Volkswagen paid $2.9 billion for buying 487,000 polluting 2.0-liter vehicles

Last Updated: March 2, 2017By Tags: , ,

According to the court documentation that have become public, Volkswagen AG has paid $2.9 billion for buying back almost 138,000 U.S. diesel vehicles up to February 18th. Al this under the settlement for emission violations, disclosed in 2015.

Unofficial sources said that Automaker from Germany is purchasing back or closing the lease contract for about 15.000 vehicles per week. Up to now it was offered about 323,179 buybacks or leas cancelation to the customer all over the U.S. i total amount of $5.86 billion. VW agreed last year to spend up to $10.03 billion to buy back up to 487,000 polluting 2.0-liter vehicles that have software that allowed them to evade emissions rules in testing.

For nearly 80,000 polluting 3.0-liter diesel preliminary approval granted on the court

Earlier this month, a federal judge granted preliminary approval to a plan for Volkswagen to pay at least $1.22 billion to fix or buy back a separate group of vehicles — nearly 80,000 polluting 3.0-liter diesel vehicles. The 3.0 liter vehicles have an undeclared auxiliary emissions system allowing vehicles to emit up to nine times over the limit.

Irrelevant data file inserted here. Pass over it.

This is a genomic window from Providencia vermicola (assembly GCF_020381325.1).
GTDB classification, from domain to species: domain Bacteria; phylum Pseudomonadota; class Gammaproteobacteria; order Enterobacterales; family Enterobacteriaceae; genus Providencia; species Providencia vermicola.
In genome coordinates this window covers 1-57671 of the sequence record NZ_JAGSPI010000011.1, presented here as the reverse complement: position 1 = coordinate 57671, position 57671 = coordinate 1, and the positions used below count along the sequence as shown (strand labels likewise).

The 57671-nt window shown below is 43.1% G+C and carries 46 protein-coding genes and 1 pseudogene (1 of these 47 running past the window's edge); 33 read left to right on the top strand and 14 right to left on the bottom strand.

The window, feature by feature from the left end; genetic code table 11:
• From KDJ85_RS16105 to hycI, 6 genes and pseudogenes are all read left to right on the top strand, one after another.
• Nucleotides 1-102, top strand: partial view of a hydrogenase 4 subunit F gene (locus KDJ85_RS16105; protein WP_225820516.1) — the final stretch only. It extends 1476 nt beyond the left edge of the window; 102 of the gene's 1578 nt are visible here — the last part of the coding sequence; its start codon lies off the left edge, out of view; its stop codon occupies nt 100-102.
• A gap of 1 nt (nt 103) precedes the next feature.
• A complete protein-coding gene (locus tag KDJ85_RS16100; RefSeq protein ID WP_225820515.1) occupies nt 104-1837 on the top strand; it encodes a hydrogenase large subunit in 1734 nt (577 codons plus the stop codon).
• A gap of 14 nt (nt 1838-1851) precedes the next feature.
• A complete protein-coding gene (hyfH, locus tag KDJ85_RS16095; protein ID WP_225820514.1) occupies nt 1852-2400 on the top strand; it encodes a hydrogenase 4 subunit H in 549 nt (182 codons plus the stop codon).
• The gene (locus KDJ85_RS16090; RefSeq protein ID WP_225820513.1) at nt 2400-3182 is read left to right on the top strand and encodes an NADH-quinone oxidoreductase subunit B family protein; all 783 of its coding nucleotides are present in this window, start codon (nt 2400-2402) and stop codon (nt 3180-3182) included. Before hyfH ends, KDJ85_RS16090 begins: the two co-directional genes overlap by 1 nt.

VW could be forced to pay up to $4.04 billion if regulators do not approve fixes for all 3.0-liter luxury Porsche, Audi and VW diesel vehicles in the settlement. U.S. Judge Charles Breyer will hold a hearing on May 11 on whether to grant final approval to the proposal. In total, VW has now agreed to spend up to $25 billion in the United States to address claims from owners, environmental regulators, states and dealers and to make buyback offers.

Volkswagen is set to plead guilty on March 10 in Detroit to three felony counts under a plea agreement to resolve U.S. charges it installed secret software in vehicles to allow them to emit pollution up to 40 times the legal limit. As part of a $4.3 billion settlement with U.S. regulators, VW agreed to sweeping reforms, new audits and oversight by an independent monitor for three years to resolve diesel emissions-cheating investigations.

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